“Three million years

The Spirit, ranging as it will,

In sun, in darkness, lives in change.

Changed and not changed.

The spirit hears

In drifting fern the morning air.”

—Janet Lewis, “Fossil, 1975”

What is it that poetry does and is? We can say that poetry is about why people do things, and about what we know, and don’t know, of human motive. We can also say that poetry is in language, sounded, and that poems should say what they mean and be the right and exact locution for what is said, that the sound should echo and be echoed by and be of the meaning. An ideal? Yes, in good poetry approached, sometimes nearly. Poetry is a way of speaking true, and the truth is of sound and vision, the rhetoric fitting the truth a poem conveys and is.

What do we know of human motive? There is a tale I retell in a poem of mine entitled Dog Days for Great Cranberry Island:

And on the south end of the island still mist, then fog.

There has been mist on the place of the Prussian lady,

Born Dorethea Albertina Called Hannah Caroline.

When she heard that her husband had died in the

Arctic she threw his stuffed seals in the bay.

The story really happened: at least my informants on Great Cranberry Island were quite sure that it really had, and some of them say that the stuffed seals were picked up by a ship and taken to Boston, where some of them are on display in a museum.

I tell the story to students and then ask about motives—fifth-grade students, college students, graduate students—and hear many of the same answers: because she loved him, or because she was tired of the seals, or because she resented his being a sea captain and traveling far and dangerously, or various other notions and variations. Then I ask a trick question: “Well, will someone give me the Correct Answer?” and the response normally is resistance, more or less polite: “How can we tell the Correct Answer?” or “Who are you to think there is a correct answer?” or whatever. But there is a correct answer: We don’t know. Or, as I finish the poem:

When she heard her husband had died in the

Arctic, she threw the stuffed seals in the bay.

Whether out of grief or hatred, it is too late to say.

We might, with a lucky investigation, be able to say much better whether her motive was grief or hatred or both or boredom or whatever; maybe some letters could be discovered, or something else. But we know that, at best, we still would not be wholly sure. Human motive is locked in human breasts, to whose chambers with their recesses we have some, but not all keys.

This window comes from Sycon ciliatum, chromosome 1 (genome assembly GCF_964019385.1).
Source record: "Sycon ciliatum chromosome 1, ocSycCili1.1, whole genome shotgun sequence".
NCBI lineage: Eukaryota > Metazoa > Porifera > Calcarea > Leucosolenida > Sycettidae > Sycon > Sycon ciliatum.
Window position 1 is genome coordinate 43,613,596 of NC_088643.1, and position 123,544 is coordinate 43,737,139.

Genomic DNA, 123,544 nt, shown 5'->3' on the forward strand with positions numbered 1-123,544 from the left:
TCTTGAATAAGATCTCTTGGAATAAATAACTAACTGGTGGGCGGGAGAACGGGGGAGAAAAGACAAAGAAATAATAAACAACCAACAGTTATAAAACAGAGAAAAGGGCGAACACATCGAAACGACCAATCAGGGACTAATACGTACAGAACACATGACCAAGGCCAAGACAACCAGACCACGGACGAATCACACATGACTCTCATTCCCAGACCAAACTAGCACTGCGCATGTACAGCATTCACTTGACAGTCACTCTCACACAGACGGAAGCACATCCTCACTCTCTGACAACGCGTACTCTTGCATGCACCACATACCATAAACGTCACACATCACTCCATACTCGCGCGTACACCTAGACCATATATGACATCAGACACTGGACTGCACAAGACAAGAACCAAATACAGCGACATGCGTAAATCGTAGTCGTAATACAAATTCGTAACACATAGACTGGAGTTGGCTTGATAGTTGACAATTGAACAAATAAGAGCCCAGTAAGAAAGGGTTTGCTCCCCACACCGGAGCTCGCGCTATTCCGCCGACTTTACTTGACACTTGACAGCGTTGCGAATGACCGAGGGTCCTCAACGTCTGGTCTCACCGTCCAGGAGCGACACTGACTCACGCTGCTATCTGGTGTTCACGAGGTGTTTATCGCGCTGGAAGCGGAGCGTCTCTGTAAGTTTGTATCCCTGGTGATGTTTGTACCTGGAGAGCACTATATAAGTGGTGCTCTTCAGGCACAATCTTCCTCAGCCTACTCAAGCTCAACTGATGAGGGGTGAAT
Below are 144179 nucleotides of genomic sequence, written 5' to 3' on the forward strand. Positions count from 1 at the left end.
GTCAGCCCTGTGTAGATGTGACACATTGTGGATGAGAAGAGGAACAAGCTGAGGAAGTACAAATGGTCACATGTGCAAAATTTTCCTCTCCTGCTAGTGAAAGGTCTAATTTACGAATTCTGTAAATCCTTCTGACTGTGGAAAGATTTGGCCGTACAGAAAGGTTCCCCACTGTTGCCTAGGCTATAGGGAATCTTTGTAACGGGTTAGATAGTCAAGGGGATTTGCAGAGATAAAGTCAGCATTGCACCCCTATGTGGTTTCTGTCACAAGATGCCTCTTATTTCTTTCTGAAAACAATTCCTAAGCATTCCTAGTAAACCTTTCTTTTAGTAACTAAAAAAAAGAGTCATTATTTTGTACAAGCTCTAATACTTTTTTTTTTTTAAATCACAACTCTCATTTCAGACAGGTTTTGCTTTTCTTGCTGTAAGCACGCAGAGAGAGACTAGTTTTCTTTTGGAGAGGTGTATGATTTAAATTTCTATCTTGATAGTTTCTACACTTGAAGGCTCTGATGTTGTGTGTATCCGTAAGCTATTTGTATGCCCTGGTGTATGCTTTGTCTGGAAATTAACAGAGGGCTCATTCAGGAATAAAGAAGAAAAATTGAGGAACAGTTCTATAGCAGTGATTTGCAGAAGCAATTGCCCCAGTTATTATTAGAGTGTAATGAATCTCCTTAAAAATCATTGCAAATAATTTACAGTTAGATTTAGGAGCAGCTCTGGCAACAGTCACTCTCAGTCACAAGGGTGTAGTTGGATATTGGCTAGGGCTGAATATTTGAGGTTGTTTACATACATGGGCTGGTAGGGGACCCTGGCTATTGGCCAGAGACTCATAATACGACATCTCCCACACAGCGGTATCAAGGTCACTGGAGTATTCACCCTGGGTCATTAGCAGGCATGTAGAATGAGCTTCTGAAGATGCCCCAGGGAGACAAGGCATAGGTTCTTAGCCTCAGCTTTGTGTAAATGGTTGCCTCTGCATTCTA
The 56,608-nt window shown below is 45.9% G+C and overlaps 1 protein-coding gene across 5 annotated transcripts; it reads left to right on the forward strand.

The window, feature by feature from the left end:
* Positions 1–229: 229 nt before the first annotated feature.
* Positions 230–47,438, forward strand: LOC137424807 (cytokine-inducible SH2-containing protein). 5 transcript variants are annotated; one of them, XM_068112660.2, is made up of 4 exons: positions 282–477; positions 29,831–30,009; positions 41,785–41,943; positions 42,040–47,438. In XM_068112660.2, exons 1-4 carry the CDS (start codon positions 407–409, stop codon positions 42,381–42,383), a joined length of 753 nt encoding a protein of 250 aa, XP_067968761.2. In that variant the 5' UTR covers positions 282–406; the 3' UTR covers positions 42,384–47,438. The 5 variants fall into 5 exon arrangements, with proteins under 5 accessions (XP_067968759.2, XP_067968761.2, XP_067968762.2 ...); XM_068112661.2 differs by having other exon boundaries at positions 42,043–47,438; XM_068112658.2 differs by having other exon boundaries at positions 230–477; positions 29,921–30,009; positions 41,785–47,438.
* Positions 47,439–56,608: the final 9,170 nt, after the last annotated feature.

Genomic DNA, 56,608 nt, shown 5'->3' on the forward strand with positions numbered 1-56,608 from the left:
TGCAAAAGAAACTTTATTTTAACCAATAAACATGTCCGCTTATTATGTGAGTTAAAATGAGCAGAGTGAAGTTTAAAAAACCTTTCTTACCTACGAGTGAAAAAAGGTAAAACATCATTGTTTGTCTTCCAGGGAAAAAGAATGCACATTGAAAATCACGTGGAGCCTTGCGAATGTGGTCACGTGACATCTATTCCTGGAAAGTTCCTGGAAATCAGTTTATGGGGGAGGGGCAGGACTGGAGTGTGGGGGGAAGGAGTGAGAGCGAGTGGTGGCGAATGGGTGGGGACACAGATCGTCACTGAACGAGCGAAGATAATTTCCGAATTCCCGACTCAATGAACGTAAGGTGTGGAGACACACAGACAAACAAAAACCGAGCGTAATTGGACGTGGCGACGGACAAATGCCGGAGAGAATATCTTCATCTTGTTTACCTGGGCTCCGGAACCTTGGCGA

Poetry, then, is an exploration and understanding of human motive. In that I agree with Yvor Winters that the best technique is that which makes a poem more true, more appropriate, more richly attuned to the motives discovered and unfolded. I hold, with Winters, that we can know and understand much of human motive and that good poetry expresses such understanding with singularly exacting power; I would also emphasize, perhaps even more than Winters, how much in human motive remains intractable, mysterious, hard to assess. And that is true of religious poetry as of any other: motive and mystery are integral to it, and not every rendition has the same power and integrity and exactitude as the best.

Poetry is a good, and evil is a privation of good. That theory, from Aquinas and others, does not cover everything or solve all problems, but it is powerful, useful, and in some deep senses true. I am fond of telling students that it is good to invent something, to express how one feels, to tell something which will (more or less) interest other people. Some poetry is much better than other, but poetry can really be bad only when it is pretentious, when it claims to be more than it is. Often one needs to tell a student, preferably gently and firmly, “Your poem is longer than it is.”

Also, many poems claim to be more than they are. The truth that human motive is often unknowable or mysterious does not mean that anything goes, or that every obscure and bardic gesture about the mystery of things is necessarily valid.

A poem, then, can be true about human motive; and there are means of judging that—and how it handles language. Unfortunately, so much in current academic discussion and defense of Christian ideas and standards is tentative and defensive. Are there not some things we may proclaim?

We often say we are fallible; we make mistakes; we are not sure about much that we say; we learn and qualify and change our minds. But there’s a trick in the language of fallibility, which can make us sound more skeptical or confused or unbelieving than we are. For, if by saying “we are fallible” we mean that we sometimes make mistakes, then by logical parity we should equally be entitled to say, “We are infallible,” because we sometimes get things right, say that which is true. Of course we don’t claim we are infallible and would be roundly scolded if we did, but the logical point is still relevant, both to our capacity for judging (poetry among other things) and making relevant distinctions in language (in and of poetry).